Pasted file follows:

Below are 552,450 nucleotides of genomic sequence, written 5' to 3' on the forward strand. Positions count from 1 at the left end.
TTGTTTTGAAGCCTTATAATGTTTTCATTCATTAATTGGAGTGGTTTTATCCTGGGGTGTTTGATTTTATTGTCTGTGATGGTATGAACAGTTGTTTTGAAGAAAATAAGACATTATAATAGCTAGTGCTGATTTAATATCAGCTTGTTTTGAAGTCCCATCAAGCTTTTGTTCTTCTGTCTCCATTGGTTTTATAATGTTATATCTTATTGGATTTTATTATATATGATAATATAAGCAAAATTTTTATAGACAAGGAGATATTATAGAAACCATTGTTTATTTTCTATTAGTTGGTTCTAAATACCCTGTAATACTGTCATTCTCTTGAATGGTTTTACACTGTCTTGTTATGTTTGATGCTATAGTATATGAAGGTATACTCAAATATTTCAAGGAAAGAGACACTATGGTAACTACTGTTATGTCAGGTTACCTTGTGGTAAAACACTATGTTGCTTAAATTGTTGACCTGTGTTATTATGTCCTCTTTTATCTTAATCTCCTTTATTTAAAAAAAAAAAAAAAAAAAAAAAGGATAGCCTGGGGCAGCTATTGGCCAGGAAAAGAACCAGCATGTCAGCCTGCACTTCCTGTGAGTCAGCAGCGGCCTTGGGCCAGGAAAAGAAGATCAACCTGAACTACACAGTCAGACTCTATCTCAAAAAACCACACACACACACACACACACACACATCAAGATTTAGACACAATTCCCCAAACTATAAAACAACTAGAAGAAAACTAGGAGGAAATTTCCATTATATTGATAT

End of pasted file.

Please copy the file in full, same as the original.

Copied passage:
Below are 552,450 nucleotides of genomic sequence, written 5' to 3' on the forward strand. Positions count from 1 at the left end.
TTGTTTTGAAGCCTTATAATGTTTTCATTCATTAATTGGAGTGGTTTTATCCTGGGGTGTTTGATTTTATTGTCTGTGATGGTATGAACAGTTGTTTTGAAGAAAATAAGACATTATAATAGCTAGTGCTGATTTAATATCAGCTTGTTTTGAAGTCCCATCAAGCTTTTGTTCTTCTGTCTCCATTGGTTTTATAATGTTATATCTTATTGGATTTTATTATATATGATAATATAAGCAAAATTTTTATAGACAAGGAGATATTATAGAAACCATTGTTTATTTTCTATTAGTTGGTTCTAAATACCCTGTAATACTGTCATTCTCTTGAATGGTTTTACACTGTCTTGTTATGTTTGATGCTATAGTATATGAAGGTATACTCAAATATTTCAAGGAAAGAGACACTATGGTAACTACTGTTATGTCAGGTTACCTTGTGGTAAAACACTATGTTGCTTAAATTGTTGACCTGTGTTATTATGTCCTCTTTTATCTTAATCTCCTTTATTTAAAAAAAAAAAAAAAAAAAAAAAGGATAGCCTGGGGCAGCTATTGGCCAGGAAAAGAACCAGCATGTCAGCCTGCACTTCCTGTGAGTCAGCAGCGGCCTTGGGCCAGGAAAAGAAGATCAACCTGAACTACACAGTCAGACTCTATCTCAAAAAACCACACACACACACACACACACACACATCAAGATTTAGACACAATTCCCCAAACTATAAAACAACTAGAAGAAAACTAGGAGGAAATTTCCATTATATTGATAT